December 2011 Features

GSAS: In the Chem Lab with Prof. Malachowski

By Maria Jacketti

Can sparks of motivation happen between chewing over the day’s events and passing the mashed potatoes? Chemistry Professor Bill Malachowski thinks so. He vividly recalls a tradition of evening meals during his boyhood, daily gatherings that nourished more than his body, nourishing his imagination and his character, as well.

Chem Lab

Chemistry Professor Bill Malachowski mentors grad student Maria Winters in the lab.

At that dinner table it seemed natural that his mother, a registered nurse, and his father, a pharmacist/teacher, would talk about their daily experiences, and how the science they practiced improved the lives of ordinary people. Inspired by his parents’ enthusiasm and commitment to their work, young Bill decided to study chemistry, with a practical aim of doing research that might lead to the treatment of the diseases his parents saw every day. At the same time, the budding chemist developed a strong desire to teach and mentor those with similar aspirations.

Both of those endeavors, important research and opportunities for teaching, come together in the Bryn Mawr chemistry department chaired by Malachowski.

The highly respected department has received numerous grants. Several of these grants—like the current National Institutes of Health grant to pursue research with the enzyme IDO—could hold significant promise for future treatment of disease.

Some may be surprised that this cutting-edge research is taking place at Bryn Mawr rather than at a large university. Yet, smaller is sometimes better.

“Most small colleges don’t have these kinds of robust research activities,” says Malachowski. “The fact that we have a graduate program really helps a lot in terms of successfully applying for these grants, and it’s a dynamic that’s fairly unique to Bryn Mawr among the top liberal arts colleges.”

For the student enthused about the sciences, Bryn Mawr’s chemistry department provides not only a chance to be a part of important research, but also a supportive, encouraging environment not always found at universities.

About the opportunities for students, Malachowski continues, “Unlike large universities, we have a nurturing department that fosters close interactions between faculty and students. And unlike most small liberal arts colleges, we have a graduate department that gives us greater intellectual diversity and resources.”

The experience of Maria Winters, M.A. ’11, illustrates the combination of important research and a nurturing environment that makes Bryn Mawr’s chemistry program unique. Winters chose Bryn Mawr for her master’s degree because of the reception she received when she visited the department.

“I visited bigger schools, too,” Winters says, “but I felt really comfortable with the professors and grad students at Bryn Mawr. They were so welcoming. There were really good vibes.”

Now working on her Ph.D. in medicinal chemistry, and working on the IDO research, Winters is leaning toward a future of teaching and research. She is also getting the chance to mentor undergrads in the lab, working with them on all-important reaction-based experiments, and helping them feel grounded in new procedures.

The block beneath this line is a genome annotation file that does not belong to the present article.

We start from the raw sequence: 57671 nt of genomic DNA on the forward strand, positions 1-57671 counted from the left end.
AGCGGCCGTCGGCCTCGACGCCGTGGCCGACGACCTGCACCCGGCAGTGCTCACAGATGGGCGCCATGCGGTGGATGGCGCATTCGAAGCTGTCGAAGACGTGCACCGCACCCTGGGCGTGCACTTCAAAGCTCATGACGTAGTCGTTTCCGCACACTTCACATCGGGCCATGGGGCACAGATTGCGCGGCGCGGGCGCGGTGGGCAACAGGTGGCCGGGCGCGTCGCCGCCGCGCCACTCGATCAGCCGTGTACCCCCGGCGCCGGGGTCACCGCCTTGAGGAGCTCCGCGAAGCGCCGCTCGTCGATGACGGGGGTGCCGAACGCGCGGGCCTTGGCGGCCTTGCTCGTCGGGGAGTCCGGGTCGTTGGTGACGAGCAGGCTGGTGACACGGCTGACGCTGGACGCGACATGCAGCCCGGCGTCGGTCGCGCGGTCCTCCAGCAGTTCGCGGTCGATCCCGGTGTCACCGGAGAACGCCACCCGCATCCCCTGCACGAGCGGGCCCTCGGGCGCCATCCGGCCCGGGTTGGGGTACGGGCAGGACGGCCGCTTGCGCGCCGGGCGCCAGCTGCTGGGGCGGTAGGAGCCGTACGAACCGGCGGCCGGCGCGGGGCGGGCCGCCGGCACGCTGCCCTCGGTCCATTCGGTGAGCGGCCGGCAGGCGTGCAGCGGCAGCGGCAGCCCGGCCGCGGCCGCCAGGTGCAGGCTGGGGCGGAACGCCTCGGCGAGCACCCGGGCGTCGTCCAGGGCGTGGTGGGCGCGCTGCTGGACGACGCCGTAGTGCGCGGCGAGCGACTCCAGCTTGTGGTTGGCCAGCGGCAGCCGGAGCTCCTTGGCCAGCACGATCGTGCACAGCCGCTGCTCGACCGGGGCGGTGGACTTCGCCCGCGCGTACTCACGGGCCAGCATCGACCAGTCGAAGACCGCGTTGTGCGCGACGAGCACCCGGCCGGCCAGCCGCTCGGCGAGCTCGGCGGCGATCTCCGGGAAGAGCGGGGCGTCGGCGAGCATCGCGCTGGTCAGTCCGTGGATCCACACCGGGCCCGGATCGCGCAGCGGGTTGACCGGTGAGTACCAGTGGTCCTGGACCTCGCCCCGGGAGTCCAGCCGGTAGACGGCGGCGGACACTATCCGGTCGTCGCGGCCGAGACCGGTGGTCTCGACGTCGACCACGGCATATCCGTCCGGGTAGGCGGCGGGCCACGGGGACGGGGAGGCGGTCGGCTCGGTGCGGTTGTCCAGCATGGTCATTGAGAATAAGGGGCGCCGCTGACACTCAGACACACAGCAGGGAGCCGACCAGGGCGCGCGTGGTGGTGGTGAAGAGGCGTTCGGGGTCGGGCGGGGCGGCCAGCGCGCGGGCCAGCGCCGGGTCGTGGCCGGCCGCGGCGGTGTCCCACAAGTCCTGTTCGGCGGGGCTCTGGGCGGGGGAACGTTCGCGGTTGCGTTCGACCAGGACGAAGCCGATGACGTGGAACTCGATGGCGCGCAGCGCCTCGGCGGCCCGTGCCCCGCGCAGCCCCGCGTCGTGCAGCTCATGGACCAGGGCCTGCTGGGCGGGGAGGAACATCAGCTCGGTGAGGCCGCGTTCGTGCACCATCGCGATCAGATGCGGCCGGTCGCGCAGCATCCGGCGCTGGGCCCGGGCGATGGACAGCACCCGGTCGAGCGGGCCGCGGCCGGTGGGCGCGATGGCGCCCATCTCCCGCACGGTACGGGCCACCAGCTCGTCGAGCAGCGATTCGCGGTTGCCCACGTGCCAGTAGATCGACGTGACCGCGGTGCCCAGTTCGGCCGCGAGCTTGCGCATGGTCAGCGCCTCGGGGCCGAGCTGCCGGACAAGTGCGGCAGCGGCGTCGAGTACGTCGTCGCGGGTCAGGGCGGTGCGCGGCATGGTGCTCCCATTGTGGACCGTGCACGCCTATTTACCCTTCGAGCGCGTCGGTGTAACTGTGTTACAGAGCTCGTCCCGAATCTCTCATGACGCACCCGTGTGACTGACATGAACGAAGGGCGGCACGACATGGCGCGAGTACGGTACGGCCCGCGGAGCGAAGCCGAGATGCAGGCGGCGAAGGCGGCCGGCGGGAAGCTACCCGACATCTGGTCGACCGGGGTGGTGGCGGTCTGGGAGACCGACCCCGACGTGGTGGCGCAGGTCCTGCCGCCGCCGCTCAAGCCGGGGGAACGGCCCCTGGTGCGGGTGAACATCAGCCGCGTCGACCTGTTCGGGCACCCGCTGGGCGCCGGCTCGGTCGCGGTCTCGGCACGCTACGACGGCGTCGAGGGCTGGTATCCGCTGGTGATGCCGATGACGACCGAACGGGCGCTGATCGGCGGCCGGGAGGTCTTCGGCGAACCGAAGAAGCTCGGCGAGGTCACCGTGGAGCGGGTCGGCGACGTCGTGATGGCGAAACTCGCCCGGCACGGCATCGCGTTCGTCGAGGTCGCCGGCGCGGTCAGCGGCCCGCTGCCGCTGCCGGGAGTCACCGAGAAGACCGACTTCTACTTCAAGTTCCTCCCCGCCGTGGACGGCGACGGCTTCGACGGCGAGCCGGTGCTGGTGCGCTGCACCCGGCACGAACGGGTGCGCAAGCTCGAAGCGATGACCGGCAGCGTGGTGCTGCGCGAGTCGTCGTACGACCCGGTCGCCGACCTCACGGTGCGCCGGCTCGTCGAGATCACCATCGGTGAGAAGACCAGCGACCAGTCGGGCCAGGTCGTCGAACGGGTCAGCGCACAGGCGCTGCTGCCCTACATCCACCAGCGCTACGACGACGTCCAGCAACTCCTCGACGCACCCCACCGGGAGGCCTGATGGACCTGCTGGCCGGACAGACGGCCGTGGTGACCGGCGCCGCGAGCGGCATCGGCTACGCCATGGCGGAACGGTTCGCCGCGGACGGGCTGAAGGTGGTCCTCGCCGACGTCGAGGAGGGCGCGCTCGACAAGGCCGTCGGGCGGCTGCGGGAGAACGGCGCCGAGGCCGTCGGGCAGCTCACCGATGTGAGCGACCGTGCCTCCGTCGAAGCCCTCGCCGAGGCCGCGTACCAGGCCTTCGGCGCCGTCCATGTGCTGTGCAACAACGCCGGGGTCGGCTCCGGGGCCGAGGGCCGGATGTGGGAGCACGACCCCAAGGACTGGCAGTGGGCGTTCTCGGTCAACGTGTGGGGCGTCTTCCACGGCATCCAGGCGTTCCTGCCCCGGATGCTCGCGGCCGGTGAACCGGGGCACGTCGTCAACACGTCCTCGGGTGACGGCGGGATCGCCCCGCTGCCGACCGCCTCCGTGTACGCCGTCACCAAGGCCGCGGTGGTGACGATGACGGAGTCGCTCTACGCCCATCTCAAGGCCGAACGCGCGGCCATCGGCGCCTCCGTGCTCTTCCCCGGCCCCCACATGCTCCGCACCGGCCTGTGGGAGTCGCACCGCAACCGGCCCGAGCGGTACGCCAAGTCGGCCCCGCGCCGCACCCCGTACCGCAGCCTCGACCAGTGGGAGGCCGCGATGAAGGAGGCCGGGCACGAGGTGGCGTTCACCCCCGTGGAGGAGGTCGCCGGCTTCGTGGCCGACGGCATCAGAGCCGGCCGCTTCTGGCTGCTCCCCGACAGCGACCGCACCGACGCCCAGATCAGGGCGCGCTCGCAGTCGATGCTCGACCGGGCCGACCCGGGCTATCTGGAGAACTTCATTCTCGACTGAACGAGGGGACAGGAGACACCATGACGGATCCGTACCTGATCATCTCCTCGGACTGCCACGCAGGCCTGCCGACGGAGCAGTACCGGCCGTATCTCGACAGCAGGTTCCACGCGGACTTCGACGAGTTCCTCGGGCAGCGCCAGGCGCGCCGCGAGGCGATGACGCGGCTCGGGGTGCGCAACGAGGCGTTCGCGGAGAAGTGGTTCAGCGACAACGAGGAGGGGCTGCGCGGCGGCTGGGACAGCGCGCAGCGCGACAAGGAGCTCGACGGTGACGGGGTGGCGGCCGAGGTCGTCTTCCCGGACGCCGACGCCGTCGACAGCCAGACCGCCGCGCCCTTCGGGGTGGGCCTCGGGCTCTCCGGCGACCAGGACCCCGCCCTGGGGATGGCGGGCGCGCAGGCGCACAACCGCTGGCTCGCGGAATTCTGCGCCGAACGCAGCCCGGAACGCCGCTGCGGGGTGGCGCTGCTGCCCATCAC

In Bryn Mawr’s chemistry labs women can advance with confidence in a discipline that once belonged almost uniquely to men. Half of the faculty are women, demonstrating that it is possible to balance life goals and gain parity in the laboratory.

New path in cancer research

The Chemistry Department, funded by a recent National Institutes of Health grant, is designing and synthesizing compounds to inhibit a crucial enzyme that regulates the immune system in the hopes of developing a new strategy in cancer treatment.

The enzyme, called indoleamine 2,3-dioxygenase—IDO, may play a role in preventing a pregnant woman’s immune system from attacking the fetus, according to previously published research. Medical scientists hypothesize that IDO might also be preventing the body’s immune system from recognizing invasive cancer cells. If the production of IDO could be blocked, the immune system might be able to recognize and react to the cancer cells.

The research is in its earliest stage. Hundreds of compounds have been synthesized and patented by department chair Bill Malachowski and a collaborator. They are being used in research by the pharmaceutical company NewLink Genetics to look for potential anti-cancer agents.

The five-year grant will bring nearly $425,000 in funding to the College, which will be used to support the salary of an undergraduate research assistant and a graduate student fellowship. Malachowski has brought nearly $1 million worth of grant funding in support of research and teaching to the College in the past two years.

Comments on “GSAS: In the Chem Lab with Prof. Malachowski”

  1. There are no small schools, just small thinkers! Thank you for highlighting the work of two very big thinkers at Bryn Mawr!

  2. Good to see science being supported, and supporting worthy aims!

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